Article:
A post shared by Christopher Probst, ASC (@probstdp) on

Netflix Delivers a Killer Serial Killer Series: Production on David Fincher’s ‘Mindhunter’

In addition to serving as co-executive producer for Mindhunter, Fincher directed four hours of the 10-episode season.

By: Kevin H. Martin
10/26/2017
Creative Planet Network / Digital Video Magazine

The first masterpiece from filmmaker David Fincher was his feature film Se7en, a procedural featuring one of the most memorable serial killers ever committed to celluloid. Ten years ago he returned this dark territory with Zodiac, an adaptation of the true-life case involving a still-unknown killer who struck repeatedly throughout the San Francisco Bay area. In the years since, Fincher helped launch House of Cards (an adaptation of the successful UK series) for Netflix. He comes back to the crime investigation genre with Mindhunter, a 10-part streaming series that launched on Netflix on Oct. 13.

[…]

In addition to serving as co-executive producer for Mindhunter, Fincher directed four hours of the 10-episode season, with Christopher Probst shooting the pilot installment. The other directors were Asif Kapadia, Tobias Lindholm and Andrew Douglas.

Cinematographer Erik Messerschmidt shot part of episode two, along with the remaining eight episodes. Messerschmidt had served as gaffer on Fincher’s most recent feature, Gone Girl. He pulled double duty on this fall’s Granite Mountain, gaffing and shooting 2nd unit—the latter a duty he performed for next year’s Sicario follow-up, Soldado, as well. “Fincher was very involved in the process, which is to be expected. He was there every day,” Messerschmidt says.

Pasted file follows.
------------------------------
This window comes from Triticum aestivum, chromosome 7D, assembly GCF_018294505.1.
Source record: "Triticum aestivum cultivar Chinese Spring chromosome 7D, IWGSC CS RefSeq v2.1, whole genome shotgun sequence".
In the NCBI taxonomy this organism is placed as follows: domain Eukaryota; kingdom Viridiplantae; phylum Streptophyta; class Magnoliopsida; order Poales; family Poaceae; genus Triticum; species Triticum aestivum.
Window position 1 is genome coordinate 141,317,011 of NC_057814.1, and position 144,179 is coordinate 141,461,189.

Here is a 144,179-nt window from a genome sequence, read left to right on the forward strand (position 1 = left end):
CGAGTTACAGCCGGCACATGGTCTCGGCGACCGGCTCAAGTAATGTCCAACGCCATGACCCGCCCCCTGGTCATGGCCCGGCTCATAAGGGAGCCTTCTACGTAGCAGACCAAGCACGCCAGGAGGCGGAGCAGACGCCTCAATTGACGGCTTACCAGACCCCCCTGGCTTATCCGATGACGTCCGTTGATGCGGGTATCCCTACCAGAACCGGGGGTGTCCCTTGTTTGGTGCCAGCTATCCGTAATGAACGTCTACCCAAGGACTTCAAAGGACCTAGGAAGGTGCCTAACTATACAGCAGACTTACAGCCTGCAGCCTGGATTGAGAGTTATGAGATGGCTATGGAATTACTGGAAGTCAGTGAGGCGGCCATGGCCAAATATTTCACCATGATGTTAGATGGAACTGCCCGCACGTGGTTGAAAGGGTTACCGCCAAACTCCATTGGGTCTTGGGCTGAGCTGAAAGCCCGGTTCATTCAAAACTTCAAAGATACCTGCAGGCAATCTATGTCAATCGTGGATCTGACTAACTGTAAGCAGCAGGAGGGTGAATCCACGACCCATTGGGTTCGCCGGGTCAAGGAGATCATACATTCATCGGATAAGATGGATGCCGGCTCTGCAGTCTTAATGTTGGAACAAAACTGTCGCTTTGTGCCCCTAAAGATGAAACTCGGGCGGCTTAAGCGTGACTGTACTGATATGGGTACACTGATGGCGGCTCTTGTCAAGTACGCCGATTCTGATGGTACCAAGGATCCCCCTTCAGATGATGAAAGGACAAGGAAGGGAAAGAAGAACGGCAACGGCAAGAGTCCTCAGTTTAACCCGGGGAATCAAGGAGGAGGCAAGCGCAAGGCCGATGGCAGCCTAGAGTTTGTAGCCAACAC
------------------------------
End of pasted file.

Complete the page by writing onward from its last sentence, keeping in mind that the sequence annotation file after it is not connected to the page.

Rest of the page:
Read the full article

2017-10-26 Creative Planet Network - The Plate Van

Crime Scenes: Evolving the Postproduction Process on ‘Mindhunter’

I recently spoke with Tyler Nelson, one of the four series editors, who was given the opportunity to move from the assistant chair to that of a primary editor on ‘Mindhunter.’

By: Oliver Peters
10/26/2017
Creative Planet Network / Digital Video Magazine

How Mindhunter filmed using a customised camera

by Hannah Gal
30/10/2017
KFTV

Erik Messerschmidt was director of photography on Netflix‘s Mindhunter – he talks about using a customised camera with David Fincher.

As a hard working gaffer, Erik Messerschmidt has reached the top of his profession, but his ambition has always been to work as a cinematographer.

His break came when David Fincher asked him to join Netflix’s new project. The director had previously worked with the cinematographer on the 2014 domestic thriller Gone Girl and signed on to Mindhunter, a story that traces the development of the FBI’s understanding of criminal science in the 1970s. Fincher directed four of the show’s ten episodes and was an executive producer on the full series.

Read the full profile

Art of the Shot: Mindhunter cinematographer Erik Messerschmidt

Working with David Fincher, the RED XENOMORPH, CW Sonderoptic Leica Summilux-C lenses and shooting for Netflix

By David Alexander Willis
October 23, 2017
ProVideo Coalition

Shot with a tailor-made RED camera, the RED XENOMORPH, auteur David Fincher chose cinematographer Erik Messerschmidt to helm camera for his latest, and possibly most ambitious project, the 10-episode Mindhunter series. Based on the novel Mind Hunter: Inside the FBI’s Elite Serial Crime Unit, Messerschmidt lensed actors Jonathan Groff and Holt McCallany during the extended production as they play FBI agents Holden Ford and Bill Tench. Focusing on the precocious criminal psychology work of the 1970s, the show centers on the duo as they attempt to understand the mind of a serial killer. Mindhunter is available to watch via Netflix now.

Read the full interview

Thanks to Joe Frady

A little behind the scenes teaser for Mindhunter

Christopher Probst (Instagram)